The Ethical Dilemma: I Loved Annie Hall. Should I Hate Woody Allen?

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Just a Star with Six Points: An acquaintance was wearing a necklace that prompted me to tell her I never realized she was Jewish. She looked puzzled and said she wasn’t, so I asked her why she was wearing a Jewish star. She claimed she had no idea that what she had on was a Star of David, she just bought it because it was pretty.

Although that seemed a bit hard to believe, maybe I’m wrong about how universally people recognize symbols like that. I also wonder whether it’s okay to wear them because you like how they look, without regard to what they symbolize.

—Sometimes a Star Is Just a Star?

Dear Sometimes,

This question is related to the argument that crosses on soldiers’ graves are just memorials but not specific to Christianity—and check out what AHA Executive Director Roy Speckhardt has to say about that!

It’s certainly possible your acquaintance really had no idea she was wearing a religious symbol. It would be interesting to know whether she continued to wear it after you enlightened her. It would also be interesting to know if anyone treated her differently because she was sporting that particular bauble (i.e, did she receive Hanukah cards in December?). But she’s entitled to do whatever she wants. No Jewish jihad will be declared upon her for misappropriating their symbol.

There are certain lovely designs that I gravitated toward until I learned they were variations of Christian crosses or Satanic symbols—and then I chose not to sport them no matter how pretty they were, because I didn’t want anyone to think I was supporting beliefs I don’t support. Many tourists must come home from exotic journeys with trinkets they picked up, oblivious to any sacred significance they may have. And when I see rappers wearing ginormous crosses while grabbing their crotches and shouting X-rated lyrics, I wonder exactly what those crosses convey to them or their fans. If it’s just pure bling, why is it so often a cross? (Sometimes it’s a dollar sign, which I find more comprehensible.)

Symbols get their meanings from people, and those meanings can vary with various situations. A pink triangle was used by Nazis to identify homosexuals, but it probably would not be recognized as such by most people today; but a swastika remains a widely unmistakable hate symbol. When I was a child, I hung out with a man who ran a Catholic gift shop in my grandparents’ building. I’d string rosaries around my neck and dance around, thinking they were simply sparkly jewelry. The man (who later became a priest) just told me to cool it when customers (or my Jewish grandparents) entered the shop. I also used to wear a beloved family heirloom, which happened to be a diamond ring, on the third finger of my left hand. Then I learned that a man I liked was going to ask me out until he noticed it and assumed I was engaged. It switched to my right hand in a heartbeat.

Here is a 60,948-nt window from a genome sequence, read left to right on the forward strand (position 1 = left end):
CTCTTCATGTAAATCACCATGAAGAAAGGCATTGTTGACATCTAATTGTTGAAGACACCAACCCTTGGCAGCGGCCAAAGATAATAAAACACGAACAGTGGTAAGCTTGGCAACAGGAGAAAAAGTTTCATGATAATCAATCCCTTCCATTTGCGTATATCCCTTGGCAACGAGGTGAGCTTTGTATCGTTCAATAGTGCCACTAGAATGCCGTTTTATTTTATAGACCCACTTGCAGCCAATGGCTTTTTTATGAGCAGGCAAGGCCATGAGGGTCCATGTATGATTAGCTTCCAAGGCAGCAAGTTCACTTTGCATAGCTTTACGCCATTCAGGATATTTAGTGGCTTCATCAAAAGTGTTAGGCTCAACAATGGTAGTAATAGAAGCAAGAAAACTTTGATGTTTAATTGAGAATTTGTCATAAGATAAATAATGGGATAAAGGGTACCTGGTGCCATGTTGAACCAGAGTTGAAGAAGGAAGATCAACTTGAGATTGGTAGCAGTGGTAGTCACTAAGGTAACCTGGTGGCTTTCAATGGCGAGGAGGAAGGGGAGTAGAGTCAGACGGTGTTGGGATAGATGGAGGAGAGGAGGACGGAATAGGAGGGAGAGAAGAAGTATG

People are free to wear whatever they want (as long as it’s not illegal or against the rules where they are). They just have to accept that, intentionally or not, some items make statements, and those statements can have consequences. Let the wearer beware.

Boycotting Bad Actors: Recently there was a new flare-up of the child molestation case against Woody Allen, and some have advocated boycotting his films and denying honors to his work (including to the actors in his films nominated for awards). Is that the right thing to do?

—But I Really Love Annie Hall

Dear Annie,

I’m not going to get into the debate over whether Dylan Farrow’s accusations against Woody Allen are true or not (and, as Ashley Jordan points out in her article about rape culture, even saying “we don’t know the truth” can be problematic). But for the sake of discussion, let’s say that we have incontrovertible reason to believe her. Do we then “punish” Mr. Allen by shunning his work and everyone involved in it, even though they are innocent of the crime? Does that help the victim? Is there a statute of limitations for a decades-past crime? Do we also have a duty to investigate the ethics of everyone whose films we watch, books we read, music we listen to, etc.? A bit of digging will reveal many great artists abused their spouses, drank away their children’s inheritances, were cruel to animals, never tipped, sympathized with unsympathetic political groups, etc. Does that invalidate their art? If so, we may need to close a lot of theaters, museums and libraries.

Similarly, before we patronize a business, do we need to probe the attitudes of its owner? When the news broke about the Chick-fil-A founder opposing homosexuality, I was sorry I had never sampled their fare, since the ensuing publicity sang the praises of their sandwiches. But now I couldn’t in good conscience head to the nearest location and see for myself if it’s any good, because I’d prefer not to knowingly support a business that preaches discrimination on Biblical grounds. But I don’t think the company should be barred without legal grounds from opening a shop in my neighborhood (where I expect business would be unprofitably sparse, given the competition and the liberal population).

In most cases, there are laws in place against crimes such as child abuse and discrimination, and our society should ensure they are applied and enforced (and changed if they are inadequate). But once people are acquitted or legally compliant, unless you have evidence that the judgment was in error (O.J., I’m looking at you), they should be allowed to go about their business. As always, you as an individual are free to partake of their products and services—or not—as you see fit. (And by the way, Woody Allen’s new show, Bullets Over Broadway, The Musical is absolutely fabulous.)